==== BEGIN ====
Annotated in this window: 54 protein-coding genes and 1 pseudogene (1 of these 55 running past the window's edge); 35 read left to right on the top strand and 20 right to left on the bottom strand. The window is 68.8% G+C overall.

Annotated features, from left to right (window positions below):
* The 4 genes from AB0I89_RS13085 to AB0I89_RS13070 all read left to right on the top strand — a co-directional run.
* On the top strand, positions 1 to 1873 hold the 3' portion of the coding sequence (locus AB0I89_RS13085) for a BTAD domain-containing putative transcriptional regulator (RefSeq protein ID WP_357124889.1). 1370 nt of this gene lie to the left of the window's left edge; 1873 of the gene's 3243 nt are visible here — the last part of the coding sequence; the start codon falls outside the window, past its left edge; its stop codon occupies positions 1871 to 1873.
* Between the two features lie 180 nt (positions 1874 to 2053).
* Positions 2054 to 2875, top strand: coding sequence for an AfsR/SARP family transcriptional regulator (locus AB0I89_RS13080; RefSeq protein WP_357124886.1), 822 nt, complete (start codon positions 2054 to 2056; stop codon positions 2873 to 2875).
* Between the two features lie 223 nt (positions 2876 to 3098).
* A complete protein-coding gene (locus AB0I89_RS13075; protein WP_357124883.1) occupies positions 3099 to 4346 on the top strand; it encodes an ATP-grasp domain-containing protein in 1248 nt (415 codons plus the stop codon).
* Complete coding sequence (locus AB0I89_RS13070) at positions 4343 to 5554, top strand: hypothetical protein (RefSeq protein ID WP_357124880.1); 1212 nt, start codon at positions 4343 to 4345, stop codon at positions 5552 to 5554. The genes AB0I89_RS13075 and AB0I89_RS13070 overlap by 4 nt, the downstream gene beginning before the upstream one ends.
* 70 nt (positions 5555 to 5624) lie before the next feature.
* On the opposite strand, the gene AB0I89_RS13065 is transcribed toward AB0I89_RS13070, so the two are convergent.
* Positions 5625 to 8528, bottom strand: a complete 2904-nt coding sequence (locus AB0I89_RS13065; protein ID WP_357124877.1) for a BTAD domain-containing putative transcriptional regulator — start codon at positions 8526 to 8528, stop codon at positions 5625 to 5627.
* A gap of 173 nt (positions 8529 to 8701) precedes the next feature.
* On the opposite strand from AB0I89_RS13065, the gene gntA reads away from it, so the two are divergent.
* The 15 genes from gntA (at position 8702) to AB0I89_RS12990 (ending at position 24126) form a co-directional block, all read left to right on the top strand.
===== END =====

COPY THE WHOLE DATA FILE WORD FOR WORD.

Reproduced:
Annotated in this window: 54 protein-coding genes and 1 pseudogene (1 of these 55 running past the window's edge); 35 read left to right on the top strand and 20 right to left on the bottom strand. The window is 68.8% G+C overall.

Annotated features, from left to right (window positions below):
* The 4 genes from AB0I89_RS13085 to AB0I89_RS13070 all read left to right on the top strand — a co-directional run.
* On the top strand, positions 1 to 1873 hold the 3' portion of the coding sequence (locus AB0I89_RS13085) for a BTAD domain-containing putative transcriptional regulator (RefSeq protein ID WP_357124889.1). 1370 nt of this gene lie to the left of the window's left edge; 1873 of the gene's 3243 nt are visible here — the last part of the coding sequence; the start codon falls outside the window, past its left edge; its stop codon occupies positions 1871 to 1873.
* Between the two features lie 180 nt (positions 1874 to 2053).
* Positions 2054 to 2875, top strand: coding sequence for an AfsR/SARP family transcriptional regulator (locus AB0I89_RS13080; RefSeq protein WP_357124886.1), 822 nt, complete (start codon positions 2054 to 2056; stop codon positions 2873 to 2875).
* Between the two features lie 223 nt (positions 2876 to 3098).
* A complete protein-coding gene (locus AB0I89_RS13075; protein WP_357124883.1) occupies positions 3099 to 4346 on the top strand; it encodes an ATP-grasp domain-containing protein in 1248 nt (415 codons plus the stop codon).
* Complete coding sequence (locus AB0I89_RS13070) at positions 4343 to 5554, top strand: hypothetical protein (RefSeq protein ID WP_357124880.1); 1212 nt, start codon at positions 4343 to 4345, stop codon at positions 5552 to 5554. The genes AB0I89_RS13075 and AB0I89_RS13070 overlap by 4 nt, the downstream gene beginning before the upstream one ends.
* 70 nt (positions 5555 to 5624) lie before the next feature.
* On the opposite strand, the gene AB0I89_RS13065 is transcribed toward AB0I89_RS13070, so the two are convergent.
* Positions 5625 to 8528, bottom strand: a complete 2904-nt coding sequence (locus AB0I89_RS13065; protein ID WP_357124877.1) for a BTAD domain-containing putative transcriptional regulator — start codon at positions 8526 to 8528, stop codon at positions 5625 to 5627.
* A gap of 173 nt (positions 8529 to 8701) precedes the next feature.
* On the opposite strand from AB0I89_RS13065, the gene gntA reads away from it, so the two are divergent.
* The 15 genes from gntA (at position 8702) to AB0I89_RS12990 (ending at position 24126) form a co-directional block, all read left to right on the top strand.